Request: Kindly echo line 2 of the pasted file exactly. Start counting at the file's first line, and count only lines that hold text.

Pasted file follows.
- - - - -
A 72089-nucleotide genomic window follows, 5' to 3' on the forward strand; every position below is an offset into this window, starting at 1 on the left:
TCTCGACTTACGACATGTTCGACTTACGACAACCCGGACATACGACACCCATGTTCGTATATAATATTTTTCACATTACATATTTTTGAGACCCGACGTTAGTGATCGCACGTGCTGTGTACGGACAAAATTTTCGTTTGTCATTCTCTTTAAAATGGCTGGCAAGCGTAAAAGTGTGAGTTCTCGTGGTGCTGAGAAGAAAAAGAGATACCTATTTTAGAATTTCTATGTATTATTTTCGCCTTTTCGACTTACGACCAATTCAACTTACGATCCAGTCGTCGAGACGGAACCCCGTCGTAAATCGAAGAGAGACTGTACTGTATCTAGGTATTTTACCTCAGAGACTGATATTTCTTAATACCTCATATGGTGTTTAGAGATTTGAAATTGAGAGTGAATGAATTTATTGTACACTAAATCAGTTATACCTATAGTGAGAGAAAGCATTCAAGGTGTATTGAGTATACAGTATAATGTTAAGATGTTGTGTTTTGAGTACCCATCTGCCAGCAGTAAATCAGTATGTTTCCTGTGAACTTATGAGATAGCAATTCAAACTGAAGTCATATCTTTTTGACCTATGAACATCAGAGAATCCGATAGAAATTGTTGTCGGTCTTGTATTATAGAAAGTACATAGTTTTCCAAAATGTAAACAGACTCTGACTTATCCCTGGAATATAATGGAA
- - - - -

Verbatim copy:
TCTCGACTTACGACATGTTCGACTTACGACAACCCGGACATACGACACCCATGTTCGTATATAATATTTTTCACATTACATATTTTTGAGACCCGACGTTAGTGATCGCACGTGCTGTGTACGGACAAAATTTTCGTTTGTCATTCTCTTTAAAATGGCTGGCAAGCGTAAAAGTGTGAGTTCTCGTGGTGCTGAGAAGAAAAAGAGATACCTATTTTAGAATTTCTATGTATTATTTTCGCCTTTTCGACTTACGACCAATTCAACTTACGATCCAGTCGTCGAGACGGAACCCCGTCGTAAATCGAAGAGAGACTGTACTGTATCTAGGTATTTTACCTCAGAGACTGATATTTCTTAATACCTCATATGGTGTTTAGAGATTTGAAATTGAGAGTGAATGAATTTATTGTACACTAAATCAGTTATACCTATAGTGAGAGAAAGCATTCAAGGTGTATTGAGTATACAGTATAATGTTAAGATGTTGTGTTTTGAGTACCCATCTGCCAGCAGTAAATCAGTATGTTTCCTGTGAACTTATGAGATAGCAATTCAAACTGAAGTCATATCTTTTTGACCTATGAACATCAGAGAATCCGATAGAAATTGTTGTCGGTCTTGTATTATAGAAAGTACATAGTTTTCCAAAATGTAAACAGACTCTGACTTATCCCTGGAATATAATGGAA